In August 1971 "The Croft" was ready to start offering schools a residential Outdoor Educational experience. The first instructor, John Orr was appointed and the first visiting school arrived in August 1971. Two other instructors helped for a short period in 1971 Colin McEwan and Paul Devine and in 1972 John was joined by Chris Norris, Tom Reilly, Nigel Metcalf. Instructors tended to stay for 2-3 years gaining experience in Outdoor Education. David Butcher, and Jean Metcalf then joined John in 1973
All Secondary Schools in Ayrshire were offered a Monday to Friday course or a Friday to Monday visit. The accommodation was two dormitories sleeping eight. There was a staff bunk area in one dormitory and three bunks for staff in a separate room between the dining social area and the other dormitory. The total number that the Croft could have at anytime was sixteen pupils with two visiting staff.
Pupils planned and budgeted for their meals while at school with the Domestic Science staff, and drew up shopping lists. All the food was bought daily from the shops in the village, and shopping alternated month about between Annie Watsons' general store and the Co-op, managed by Bert Robb. In 1971 George Watson ran his Butchers business from Craigard in the village. Milk was supplied by John Miller at Sannox Farm into the gallon cans left in the box at the foot of the hill.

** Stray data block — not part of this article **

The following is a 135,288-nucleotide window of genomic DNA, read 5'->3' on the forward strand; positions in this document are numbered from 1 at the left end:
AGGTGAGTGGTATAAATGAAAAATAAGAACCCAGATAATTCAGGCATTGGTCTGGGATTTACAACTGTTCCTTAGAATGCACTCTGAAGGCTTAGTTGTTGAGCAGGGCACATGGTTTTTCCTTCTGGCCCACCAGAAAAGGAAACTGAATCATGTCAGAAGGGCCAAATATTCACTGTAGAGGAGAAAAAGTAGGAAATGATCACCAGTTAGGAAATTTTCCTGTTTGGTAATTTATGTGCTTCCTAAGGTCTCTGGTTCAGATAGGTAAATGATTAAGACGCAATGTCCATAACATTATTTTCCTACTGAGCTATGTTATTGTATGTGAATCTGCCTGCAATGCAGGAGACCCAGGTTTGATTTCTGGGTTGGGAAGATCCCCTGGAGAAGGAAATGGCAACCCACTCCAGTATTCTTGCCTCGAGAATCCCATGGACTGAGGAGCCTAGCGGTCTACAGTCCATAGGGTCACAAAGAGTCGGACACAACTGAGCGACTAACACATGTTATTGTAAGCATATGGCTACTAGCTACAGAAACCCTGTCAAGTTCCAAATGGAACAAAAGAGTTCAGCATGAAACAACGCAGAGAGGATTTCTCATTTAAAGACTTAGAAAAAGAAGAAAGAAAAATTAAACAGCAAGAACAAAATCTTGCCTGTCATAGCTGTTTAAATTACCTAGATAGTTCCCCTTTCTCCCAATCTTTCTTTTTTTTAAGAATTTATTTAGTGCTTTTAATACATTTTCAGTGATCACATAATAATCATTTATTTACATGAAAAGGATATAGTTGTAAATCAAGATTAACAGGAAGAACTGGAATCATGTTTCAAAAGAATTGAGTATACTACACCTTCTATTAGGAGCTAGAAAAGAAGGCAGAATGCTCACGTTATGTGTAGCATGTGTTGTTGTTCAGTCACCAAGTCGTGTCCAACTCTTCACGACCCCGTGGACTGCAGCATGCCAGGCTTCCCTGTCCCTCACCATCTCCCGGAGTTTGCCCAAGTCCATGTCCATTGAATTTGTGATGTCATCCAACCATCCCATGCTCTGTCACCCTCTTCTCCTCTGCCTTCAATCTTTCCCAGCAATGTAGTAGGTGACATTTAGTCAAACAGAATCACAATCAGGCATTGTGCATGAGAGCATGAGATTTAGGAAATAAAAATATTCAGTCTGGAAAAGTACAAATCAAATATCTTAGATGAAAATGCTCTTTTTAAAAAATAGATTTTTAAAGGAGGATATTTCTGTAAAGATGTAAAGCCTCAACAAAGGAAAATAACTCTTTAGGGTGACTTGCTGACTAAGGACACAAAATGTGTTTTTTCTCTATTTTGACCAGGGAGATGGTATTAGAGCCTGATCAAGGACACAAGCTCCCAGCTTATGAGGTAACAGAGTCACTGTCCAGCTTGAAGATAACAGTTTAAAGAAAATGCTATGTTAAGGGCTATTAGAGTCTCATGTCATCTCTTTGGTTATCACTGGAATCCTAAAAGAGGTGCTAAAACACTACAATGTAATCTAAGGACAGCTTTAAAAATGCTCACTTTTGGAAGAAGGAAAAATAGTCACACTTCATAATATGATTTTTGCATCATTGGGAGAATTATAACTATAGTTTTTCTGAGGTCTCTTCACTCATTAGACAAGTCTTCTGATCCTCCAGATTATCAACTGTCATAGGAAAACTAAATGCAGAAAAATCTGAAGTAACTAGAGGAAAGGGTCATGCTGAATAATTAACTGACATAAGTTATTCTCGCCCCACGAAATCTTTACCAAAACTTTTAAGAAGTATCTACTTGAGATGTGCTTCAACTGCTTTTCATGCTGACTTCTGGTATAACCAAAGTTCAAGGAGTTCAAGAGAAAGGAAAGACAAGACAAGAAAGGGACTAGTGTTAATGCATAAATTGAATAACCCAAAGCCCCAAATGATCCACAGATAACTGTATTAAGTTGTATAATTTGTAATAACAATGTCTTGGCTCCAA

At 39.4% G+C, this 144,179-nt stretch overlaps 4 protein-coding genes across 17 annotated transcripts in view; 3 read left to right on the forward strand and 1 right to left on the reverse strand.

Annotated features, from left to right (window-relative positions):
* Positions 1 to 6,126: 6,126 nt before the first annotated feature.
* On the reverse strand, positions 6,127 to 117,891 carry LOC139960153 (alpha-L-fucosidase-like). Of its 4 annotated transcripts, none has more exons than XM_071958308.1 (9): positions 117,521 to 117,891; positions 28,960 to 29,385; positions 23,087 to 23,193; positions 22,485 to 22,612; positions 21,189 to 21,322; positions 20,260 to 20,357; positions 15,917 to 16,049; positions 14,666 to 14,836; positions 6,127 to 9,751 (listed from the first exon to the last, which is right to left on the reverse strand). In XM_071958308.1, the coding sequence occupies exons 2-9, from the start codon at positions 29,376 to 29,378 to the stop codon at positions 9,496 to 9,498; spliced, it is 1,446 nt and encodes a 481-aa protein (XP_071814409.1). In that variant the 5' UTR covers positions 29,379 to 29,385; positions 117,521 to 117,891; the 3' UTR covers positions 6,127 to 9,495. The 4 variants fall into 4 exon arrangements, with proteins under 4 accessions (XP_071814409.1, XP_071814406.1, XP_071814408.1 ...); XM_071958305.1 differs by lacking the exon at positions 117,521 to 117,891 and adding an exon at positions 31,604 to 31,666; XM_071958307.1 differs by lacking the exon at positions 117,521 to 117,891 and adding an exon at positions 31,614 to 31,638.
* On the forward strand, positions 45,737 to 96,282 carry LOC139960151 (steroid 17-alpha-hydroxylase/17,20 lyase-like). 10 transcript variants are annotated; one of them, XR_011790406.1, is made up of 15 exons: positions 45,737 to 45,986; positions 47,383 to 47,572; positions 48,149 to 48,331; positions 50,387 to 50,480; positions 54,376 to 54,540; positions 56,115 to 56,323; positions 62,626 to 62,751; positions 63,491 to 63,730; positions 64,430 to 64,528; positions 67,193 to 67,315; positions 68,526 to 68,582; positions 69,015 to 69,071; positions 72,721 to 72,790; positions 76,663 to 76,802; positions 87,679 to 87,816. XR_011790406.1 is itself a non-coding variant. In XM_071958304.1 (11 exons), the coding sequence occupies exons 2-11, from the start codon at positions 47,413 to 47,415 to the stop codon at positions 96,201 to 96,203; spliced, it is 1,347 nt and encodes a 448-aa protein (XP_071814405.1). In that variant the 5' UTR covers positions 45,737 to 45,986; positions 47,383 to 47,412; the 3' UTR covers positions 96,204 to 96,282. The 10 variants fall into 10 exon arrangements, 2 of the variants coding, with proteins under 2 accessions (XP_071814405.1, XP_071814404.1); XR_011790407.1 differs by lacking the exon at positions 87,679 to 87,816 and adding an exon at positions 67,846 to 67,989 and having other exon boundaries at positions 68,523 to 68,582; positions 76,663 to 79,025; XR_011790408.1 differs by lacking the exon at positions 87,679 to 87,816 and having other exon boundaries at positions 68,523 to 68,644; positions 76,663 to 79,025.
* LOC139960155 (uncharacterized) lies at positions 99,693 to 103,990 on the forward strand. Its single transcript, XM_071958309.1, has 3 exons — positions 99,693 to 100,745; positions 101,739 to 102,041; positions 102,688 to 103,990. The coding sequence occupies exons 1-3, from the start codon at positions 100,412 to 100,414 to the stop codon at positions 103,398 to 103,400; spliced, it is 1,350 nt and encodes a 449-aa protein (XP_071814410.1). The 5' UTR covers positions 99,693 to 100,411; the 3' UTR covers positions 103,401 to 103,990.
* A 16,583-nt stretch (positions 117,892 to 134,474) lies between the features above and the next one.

Each day pupils were assigned to be “Day Workers” looking after the meals, the cleaning, and maintenance work, under the guidance of the visiting staff or a member of the permanent staff. The permanent staff were qualified teachers of Physical Education with a personal interest and experience of the outdoor activities that were offered. At that time there was no degree qualification in Outdoor Education but staff held certificates from the National Governing Bodies RYA, SCA, MLC etc.
Pupils were taken Hill Walking, Climbing, Abseiling, Camping and Canoeing. Canoes were kept at Springwell and the Sandstone quay gave a readymade safe introduction area. The hill paths were not like they are today and pupils really felt they were trail blazing! Pupils abseiled at the Limekilns in Corrie and the Blue Rocks, and did single pitch rock climbs in Glen Catacol and Mullach Bhuidhe. Coire an Lochan, Glen Catacol and Millstone Point were popular spots for camping.